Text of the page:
Research conducted in a cross-section of predominantly heavy-asset industries reveals what distinguishes high-reliability organizations (HROs) from the rest. The mission of many is to assure the effective and efficient reduction of risks to the reliability and security of the grid. High-reliability organizations operate in high-risk, high-temp, and high-stakes environments but have an accident rate far lower than would be expected.
It is important to recognize high reliability organizations, but also that other organizations and systems can be highly reliable yet still unduly expose workers to risk. Operations having a high consequence of failure at any step should be managed as a high reliability organization in order to have well-founded risk decision making, as it is essential to share the risk in HROs.
Despite their efficiency, these efforts can open the door to data errors, incomplete or missing information, or outdated data sets – all of which increase the potential for missed opportunities in the risk decision making process. A high-reliability organization depends upon buttoned-up processes that rely on a single source of shared information and communicates effectively to all parties. The requirement that you do that as institutions places you into the same category high reliability organizations. To maintain high reliability, it is a prerequisite that you commit to an unquestionable path of maintaining public trust in your work, as building a safety culture is considered an essential party of becoming an HRO.
Whereas situational awareness refers generically to the big picture that any operator forms, having the bubble refers to an effortful achievement of a high level of situational awareness and a fair, balanced approach to event reporting, as well as learning from past mistakes and holding persons and your organization accountable. Reliability engineering deals with the estimation, prevention, and management of high levels of lifetime engineering uncertainty and risks of failure.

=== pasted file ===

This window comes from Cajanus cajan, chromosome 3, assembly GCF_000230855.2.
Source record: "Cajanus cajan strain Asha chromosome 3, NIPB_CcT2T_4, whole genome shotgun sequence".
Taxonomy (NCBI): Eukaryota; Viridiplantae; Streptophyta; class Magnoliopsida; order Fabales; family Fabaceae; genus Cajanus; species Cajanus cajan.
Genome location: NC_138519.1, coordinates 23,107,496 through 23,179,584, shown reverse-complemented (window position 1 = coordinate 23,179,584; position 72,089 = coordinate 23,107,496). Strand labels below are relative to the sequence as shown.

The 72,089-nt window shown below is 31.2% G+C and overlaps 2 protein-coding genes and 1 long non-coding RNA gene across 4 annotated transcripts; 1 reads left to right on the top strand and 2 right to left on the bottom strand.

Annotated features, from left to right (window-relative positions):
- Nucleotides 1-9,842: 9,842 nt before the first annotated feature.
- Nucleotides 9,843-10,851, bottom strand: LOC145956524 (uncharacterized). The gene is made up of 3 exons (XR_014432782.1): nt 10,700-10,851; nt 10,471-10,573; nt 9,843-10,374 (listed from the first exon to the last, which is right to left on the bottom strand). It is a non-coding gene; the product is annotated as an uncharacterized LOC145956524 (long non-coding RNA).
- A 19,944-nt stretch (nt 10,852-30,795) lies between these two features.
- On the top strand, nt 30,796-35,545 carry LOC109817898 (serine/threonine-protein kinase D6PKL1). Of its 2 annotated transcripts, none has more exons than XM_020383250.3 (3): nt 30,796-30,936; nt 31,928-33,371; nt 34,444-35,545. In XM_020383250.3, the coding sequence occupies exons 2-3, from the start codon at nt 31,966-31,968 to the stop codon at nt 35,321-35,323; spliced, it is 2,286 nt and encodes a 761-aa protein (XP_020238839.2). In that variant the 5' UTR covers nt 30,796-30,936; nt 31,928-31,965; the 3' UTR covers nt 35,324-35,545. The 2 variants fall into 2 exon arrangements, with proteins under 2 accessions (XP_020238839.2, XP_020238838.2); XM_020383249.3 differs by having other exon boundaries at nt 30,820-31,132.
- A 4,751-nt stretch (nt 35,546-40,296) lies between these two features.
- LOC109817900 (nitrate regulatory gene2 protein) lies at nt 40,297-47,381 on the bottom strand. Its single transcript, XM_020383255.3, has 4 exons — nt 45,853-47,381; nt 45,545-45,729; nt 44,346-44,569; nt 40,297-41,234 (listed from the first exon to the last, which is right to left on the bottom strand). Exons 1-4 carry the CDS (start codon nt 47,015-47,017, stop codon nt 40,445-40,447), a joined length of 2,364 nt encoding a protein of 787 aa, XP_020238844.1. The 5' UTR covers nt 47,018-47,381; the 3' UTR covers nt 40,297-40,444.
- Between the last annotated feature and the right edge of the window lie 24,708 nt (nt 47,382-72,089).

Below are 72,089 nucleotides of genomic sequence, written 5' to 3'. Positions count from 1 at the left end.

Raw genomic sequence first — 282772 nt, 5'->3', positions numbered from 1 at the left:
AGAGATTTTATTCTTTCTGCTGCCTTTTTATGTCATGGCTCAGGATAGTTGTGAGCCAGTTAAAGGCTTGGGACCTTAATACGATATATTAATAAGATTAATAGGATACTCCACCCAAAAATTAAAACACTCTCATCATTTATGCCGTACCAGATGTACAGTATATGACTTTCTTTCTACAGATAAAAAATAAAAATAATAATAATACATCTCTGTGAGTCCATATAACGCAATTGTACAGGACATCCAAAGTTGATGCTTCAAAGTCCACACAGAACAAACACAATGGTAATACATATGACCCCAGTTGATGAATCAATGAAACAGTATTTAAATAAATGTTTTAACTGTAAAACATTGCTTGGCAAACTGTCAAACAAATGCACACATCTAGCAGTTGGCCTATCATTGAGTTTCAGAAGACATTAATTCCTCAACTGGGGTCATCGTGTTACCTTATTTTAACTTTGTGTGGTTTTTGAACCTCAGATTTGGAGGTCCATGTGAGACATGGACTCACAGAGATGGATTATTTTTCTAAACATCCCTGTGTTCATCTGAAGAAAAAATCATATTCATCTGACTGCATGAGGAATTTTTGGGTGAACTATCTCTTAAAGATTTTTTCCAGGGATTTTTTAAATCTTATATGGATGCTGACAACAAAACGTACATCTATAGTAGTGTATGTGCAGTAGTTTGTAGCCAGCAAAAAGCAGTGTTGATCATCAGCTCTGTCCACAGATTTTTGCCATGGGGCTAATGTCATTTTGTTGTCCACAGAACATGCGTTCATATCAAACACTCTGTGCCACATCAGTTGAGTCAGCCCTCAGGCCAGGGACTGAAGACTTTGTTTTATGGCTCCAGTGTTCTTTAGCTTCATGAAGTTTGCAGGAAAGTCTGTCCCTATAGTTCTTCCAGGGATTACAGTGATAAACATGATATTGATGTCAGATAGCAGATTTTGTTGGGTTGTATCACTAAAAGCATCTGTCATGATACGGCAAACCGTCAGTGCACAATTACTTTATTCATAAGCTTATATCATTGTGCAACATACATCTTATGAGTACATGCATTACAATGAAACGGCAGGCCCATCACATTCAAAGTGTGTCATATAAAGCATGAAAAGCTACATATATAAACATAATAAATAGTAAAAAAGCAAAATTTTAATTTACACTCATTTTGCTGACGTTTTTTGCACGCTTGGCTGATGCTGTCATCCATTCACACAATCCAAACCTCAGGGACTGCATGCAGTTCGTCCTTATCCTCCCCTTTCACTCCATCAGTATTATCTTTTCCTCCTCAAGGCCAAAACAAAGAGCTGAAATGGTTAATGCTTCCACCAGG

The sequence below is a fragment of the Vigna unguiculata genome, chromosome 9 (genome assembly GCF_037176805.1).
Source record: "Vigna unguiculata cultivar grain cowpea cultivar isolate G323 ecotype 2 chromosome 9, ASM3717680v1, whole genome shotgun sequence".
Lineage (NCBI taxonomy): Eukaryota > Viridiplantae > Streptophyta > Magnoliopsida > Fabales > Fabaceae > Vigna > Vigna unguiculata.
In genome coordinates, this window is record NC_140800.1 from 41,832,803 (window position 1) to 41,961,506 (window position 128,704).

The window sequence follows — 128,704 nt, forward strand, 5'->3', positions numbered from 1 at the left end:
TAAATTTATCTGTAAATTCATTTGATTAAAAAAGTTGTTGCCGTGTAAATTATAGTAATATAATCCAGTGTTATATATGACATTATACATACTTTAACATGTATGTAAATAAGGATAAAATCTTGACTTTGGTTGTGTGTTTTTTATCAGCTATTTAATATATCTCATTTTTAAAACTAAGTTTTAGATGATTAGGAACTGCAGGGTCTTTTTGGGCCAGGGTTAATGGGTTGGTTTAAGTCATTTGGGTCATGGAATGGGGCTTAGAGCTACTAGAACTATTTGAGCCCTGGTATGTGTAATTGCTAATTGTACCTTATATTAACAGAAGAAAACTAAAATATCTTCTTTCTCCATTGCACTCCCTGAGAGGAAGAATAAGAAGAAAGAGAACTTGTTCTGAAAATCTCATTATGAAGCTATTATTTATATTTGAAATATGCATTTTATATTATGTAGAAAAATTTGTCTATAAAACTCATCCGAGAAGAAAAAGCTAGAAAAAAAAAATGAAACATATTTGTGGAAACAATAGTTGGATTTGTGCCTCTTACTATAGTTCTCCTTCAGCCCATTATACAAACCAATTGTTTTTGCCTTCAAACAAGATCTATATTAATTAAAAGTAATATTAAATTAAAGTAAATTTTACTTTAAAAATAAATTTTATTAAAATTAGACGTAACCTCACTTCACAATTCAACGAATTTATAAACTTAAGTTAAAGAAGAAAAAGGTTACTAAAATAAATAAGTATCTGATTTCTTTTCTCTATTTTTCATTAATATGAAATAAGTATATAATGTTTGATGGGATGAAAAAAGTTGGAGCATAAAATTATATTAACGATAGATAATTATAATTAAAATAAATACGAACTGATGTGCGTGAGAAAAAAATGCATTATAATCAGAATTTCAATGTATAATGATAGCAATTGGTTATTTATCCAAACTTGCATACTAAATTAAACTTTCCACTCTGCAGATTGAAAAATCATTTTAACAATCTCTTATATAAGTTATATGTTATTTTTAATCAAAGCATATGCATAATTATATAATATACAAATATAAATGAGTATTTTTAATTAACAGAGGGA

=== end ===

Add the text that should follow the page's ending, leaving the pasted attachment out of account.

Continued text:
There is an assumption that high reliability organizations must have standardization to minimize the risk of system failure. By examining the relationship between organizational reliability (and its converse, organizational catastrophe) and the legitimacy of organizations, organizational forms, and technological systems, it becomes clear that at the core of high reliability organizing is a set of principles embodied in processes and practices that enable organizations to focus attention on emergent problems and deploy the right set of resources to address those problems.
Operationally, focusing on company turn-around also involves focusing on change management and taking the organization to the next phase of growth with strong lead generation efforts, work processes, customer journey mapping and work-process mapping. With the growing awareness that the quality of final products and services is a strategic competitive variable, organizations have recognized also that the concept of high quality must be applied to production processes to generate quality products while minimizing costs and addressing unison and uniqueness of reliability and safety for better integration.
Once the leadership group of your organization has grasped the concept and leaders buy in to the philosophy, you can begin to incorporate it into the work you do every day. High-reliability organizations nearly always achieve error-free operations due to strong operational discipline, but organizational chaos, media, pressure, stress, and inaccurate information are only a few of the factors that make it very hard for crisis leaders to make sound decisions.
Want to check how your High Reliability Organization Processes are performing? You don’t know what you don’t know. Find out with our High Reliability Organization Self Assessment Toolkit: